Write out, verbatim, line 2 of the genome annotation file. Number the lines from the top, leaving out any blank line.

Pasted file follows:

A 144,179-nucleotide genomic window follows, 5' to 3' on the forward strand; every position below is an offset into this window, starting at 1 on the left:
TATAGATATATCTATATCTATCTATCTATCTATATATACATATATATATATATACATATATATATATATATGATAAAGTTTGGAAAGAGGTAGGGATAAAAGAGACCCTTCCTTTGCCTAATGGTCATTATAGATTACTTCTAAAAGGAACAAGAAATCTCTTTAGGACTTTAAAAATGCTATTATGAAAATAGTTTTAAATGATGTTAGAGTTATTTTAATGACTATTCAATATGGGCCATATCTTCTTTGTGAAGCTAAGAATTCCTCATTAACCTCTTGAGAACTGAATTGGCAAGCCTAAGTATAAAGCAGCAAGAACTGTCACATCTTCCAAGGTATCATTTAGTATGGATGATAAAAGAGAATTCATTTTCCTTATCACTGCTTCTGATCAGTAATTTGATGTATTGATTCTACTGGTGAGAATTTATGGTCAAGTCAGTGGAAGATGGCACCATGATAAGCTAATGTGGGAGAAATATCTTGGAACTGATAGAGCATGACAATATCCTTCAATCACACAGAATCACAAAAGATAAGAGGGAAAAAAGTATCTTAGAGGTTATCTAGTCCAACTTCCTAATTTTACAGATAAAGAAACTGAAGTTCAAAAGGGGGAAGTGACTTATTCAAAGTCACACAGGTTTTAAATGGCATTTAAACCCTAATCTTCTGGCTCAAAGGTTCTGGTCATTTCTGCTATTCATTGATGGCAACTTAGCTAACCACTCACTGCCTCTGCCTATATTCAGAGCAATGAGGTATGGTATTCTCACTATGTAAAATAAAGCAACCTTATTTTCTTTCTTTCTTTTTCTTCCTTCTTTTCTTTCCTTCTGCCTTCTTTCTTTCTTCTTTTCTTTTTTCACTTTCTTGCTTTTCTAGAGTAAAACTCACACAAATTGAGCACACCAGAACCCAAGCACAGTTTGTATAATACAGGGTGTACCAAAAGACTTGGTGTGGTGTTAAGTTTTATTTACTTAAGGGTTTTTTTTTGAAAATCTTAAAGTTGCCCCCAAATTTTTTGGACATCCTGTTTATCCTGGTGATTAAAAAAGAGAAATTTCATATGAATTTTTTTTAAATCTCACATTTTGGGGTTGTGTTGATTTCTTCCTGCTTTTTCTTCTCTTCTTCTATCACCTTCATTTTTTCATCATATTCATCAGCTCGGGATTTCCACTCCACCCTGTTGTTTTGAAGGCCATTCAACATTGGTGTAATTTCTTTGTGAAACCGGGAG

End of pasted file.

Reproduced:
TATAGATATATCTATATCTATCTATCTATCTATATATACATATATATATATATACATATATATATATATATGATAAAGTTTGGAAAGAGGTAGGGATAAAAGAGACCCTTCCTTTGCCTAATGGTCATTATAGATTACTTCTAAAAGGAACAAGAAATCTCTTTAGGACTTTAAAAATGCTATTATGAAAATAGTTTTAAATGATGTTAGAGTTATTTTAATGACTATTCAATATGGGCCATATCTTCTTTGTGAAGCTAAGAATTCCTCATTAACCTCTTGAGAACTGAATTGGCAAGCCTAAGTATAAAGCAGCAAGAACTGTCACATCTTCCAAGGTATCATTTAGTATGGATGATAAAAGAGAATTCATTTTCCTTATCACTGCTTCTGATCAGTAATTTGATGTATTGATTCTACTGGTGAGAATTTATGGTCAAGTCAGTGGAAGATGGCACCATGATAAGCTAATGTGGGAGAAATATCTTGGAACTGATAGAGCATGACAATATCCTTCAATCACACAGAATCACAAAAGATAAGAGGGAAAAAAGTATCTTAGAGGTTATCTAGTCCAACTTCCTAATTTTACAGATAAAGAAACTGAAGTTCAAAAGGGGGAAGTGACTTATTCAAAGTCACACAGGTTTTAAATGGCATTTAAACCCTAATCTTCTGGCTCAAAGGTTCTGGTCATTTCTGCTATTCATTGATGGCAACTTAGCTAACCACTCACTGCCTCTGCCTATATTCAGAGCAATGAGGTATGGTATTCTCACTATGTAAAATAAAGCAACCTTATTTTCTTTCTTTCTTTTTCTTCCTTCTTTTCTTTCCTTCTGCCTTCTTTCTTTCTTCTTTTCTTTTTTCACTTTCTTGCTTTTCTAGAGTAAAACTCACACAAATTGAGCACACCAGAACCCAAGCACAGTTTGTATAATACAGGGTGTACCAAAAGACTTGGTGTGGTGTTAAGTTTTATTTACTTAAGGGTTTTTTTTTGAAAATCTTAAAGTTGCCCCCAAATTTTTTGGACATCCTGTTTATCCTGGTGATTAAAAAAGAGAAATTTCATATGAATTTTTTTTAAATCTCACATTTTGGGGTTGTGTTGATTTCTTCCTGCTTTTTCTTCTCTTCTTCTATCACCTTCATTTTTTCATCATATTCATCAGCTCGGGATTTCCACTCCACCCTGTTGTTTTGAAGGCCATTCAACATTGGTGTAATTTCTTTGTGAAACCGGGAG